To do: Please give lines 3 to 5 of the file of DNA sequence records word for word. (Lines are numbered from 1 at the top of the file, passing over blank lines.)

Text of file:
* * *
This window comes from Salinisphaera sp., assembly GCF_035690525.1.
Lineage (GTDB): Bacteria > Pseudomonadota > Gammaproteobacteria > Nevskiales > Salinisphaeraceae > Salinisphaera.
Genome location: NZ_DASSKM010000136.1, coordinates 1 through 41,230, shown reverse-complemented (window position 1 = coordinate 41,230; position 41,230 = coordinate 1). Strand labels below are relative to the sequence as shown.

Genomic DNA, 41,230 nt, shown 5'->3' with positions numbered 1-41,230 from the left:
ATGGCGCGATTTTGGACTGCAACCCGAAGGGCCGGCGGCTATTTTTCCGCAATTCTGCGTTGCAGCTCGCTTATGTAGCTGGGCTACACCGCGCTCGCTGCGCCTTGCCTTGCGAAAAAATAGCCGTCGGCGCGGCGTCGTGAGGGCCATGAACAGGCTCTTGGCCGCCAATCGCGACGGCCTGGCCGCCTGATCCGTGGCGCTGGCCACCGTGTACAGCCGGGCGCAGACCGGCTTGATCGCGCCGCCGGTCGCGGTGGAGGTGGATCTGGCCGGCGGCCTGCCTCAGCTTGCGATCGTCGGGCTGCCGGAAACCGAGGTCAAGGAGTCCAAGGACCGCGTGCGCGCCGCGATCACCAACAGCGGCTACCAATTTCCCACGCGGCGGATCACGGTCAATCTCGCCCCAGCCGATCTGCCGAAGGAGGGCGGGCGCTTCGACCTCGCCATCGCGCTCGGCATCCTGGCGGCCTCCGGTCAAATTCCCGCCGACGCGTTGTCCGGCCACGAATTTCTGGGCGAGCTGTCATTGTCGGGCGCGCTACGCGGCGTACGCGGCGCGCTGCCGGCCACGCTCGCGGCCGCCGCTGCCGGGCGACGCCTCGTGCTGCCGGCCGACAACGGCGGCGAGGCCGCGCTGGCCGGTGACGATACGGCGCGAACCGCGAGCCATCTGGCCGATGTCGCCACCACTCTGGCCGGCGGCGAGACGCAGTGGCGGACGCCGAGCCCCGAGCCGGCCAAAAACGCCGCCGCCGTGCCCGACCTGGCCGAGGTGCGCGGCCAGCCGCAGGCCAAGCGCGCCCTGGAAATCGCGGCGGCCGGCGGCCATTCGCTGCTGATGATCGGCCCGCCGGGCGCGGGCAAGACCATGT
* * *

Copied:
Genome location: NZ_DASSKM010000136.1, coordinates 1 through 41,230, shown reverse-complemented (window position 1 = coordinate 41,230; position 41,230 = coordinate 1). Strand labels below are relative to the sequence as shown.

Genomic DNA, 41,230 nt, shown 5'->3' with positions numbered 1-41,230 from the left:
ATGGCGCGATTTTGGACTGCAACCCGAAGGGCCGGCGGCTATTTTTCCGCAATTCTGCGTTGCAGCTCGCTTATGTAGCTGGGCTACACCGCGCTCGCTGCGCCTTGCCTTGCGAAAAAATAGCCGTCGGCGCGGCGTCGTGAGGGCCATGAACAGGCTCTTGGCCGCCAATCGCGACGGCCTGGCCGCCTGATCCGTGGCGCTGGCCACCGTGTACAGCCGGGCGCAGACCGGCTTGATCGCGCCGCCGGTCGCGGTGGAGGTGGATCTGGCCGGCGGCCTGCCTCAGCTTGCGATCGTCGGGCTGCCGGAAACCGAGGTCAAGGAGTCCAAGGACCGCGTGCGCGCCGCGATCACCAACAGCGGCTACCAATTTCCCACGCGGCGGATCACGGTCAATCTCGCCCCAGCCGATCTGCCGAAGGAGGGCGGGCGCTTCGACCTCGCCATCGCGCTCGGCATCCTGGCGGCCTCCGGTCAAATTCCCGCCGACGCGTTGTCCGGCCACGAATTTCTGGGCGAGCTGTCATTGTCGGGCGCGCTACGCGGCGTACGCGGCGCGCTGCCGGCCACGCTCGCGGCCGCCGCTGCCGGGCGACGCCTCGTGCTGCCGGCCGACAACGGCGGCGAGGCCGCGCTGGCCGGTGACGATACGGCGCGAACCGCGAGCCATCTGGCCGATGTCGCCACCACTCTGGCCGGCGGCGAGACGCAGTGGCGGACGCCGAGCCCCGAGCCGGCCAAAAACGCCGCCGCCGTGCCCGACCTGGCCGAGGTGCGCGGCCAGCCGCAGGCCAAGCGCGCCCTGGAAATCGCGGCGGCCGGCGGCCATTCGCTGCTGATGATCGGCCCGCCGGGCGCGGGCAAGACCATGT